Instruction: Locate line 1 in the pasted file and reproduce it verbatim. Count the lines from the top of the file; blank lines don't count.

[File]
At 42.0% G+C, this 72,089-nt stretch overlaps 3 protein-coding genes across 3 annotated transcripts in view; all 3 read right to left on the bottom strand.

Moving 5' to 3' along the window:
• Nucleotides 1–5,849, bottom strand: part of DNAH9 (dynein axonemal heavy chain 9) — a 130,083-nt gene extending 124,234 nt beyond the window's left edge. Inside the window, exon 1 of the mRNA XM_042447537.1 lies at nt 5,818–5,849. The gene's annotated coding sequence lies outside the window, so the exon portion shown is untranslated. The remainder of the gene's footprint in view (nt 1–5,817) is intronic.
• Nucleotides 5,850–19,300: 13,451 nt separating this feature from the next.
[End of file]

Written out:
At 42.0% G+C, this 72,089-nt stretch overlaps 3 protein-coding genes across 3 annotated transcripts in view; all 3 read right to left on the bottom strand.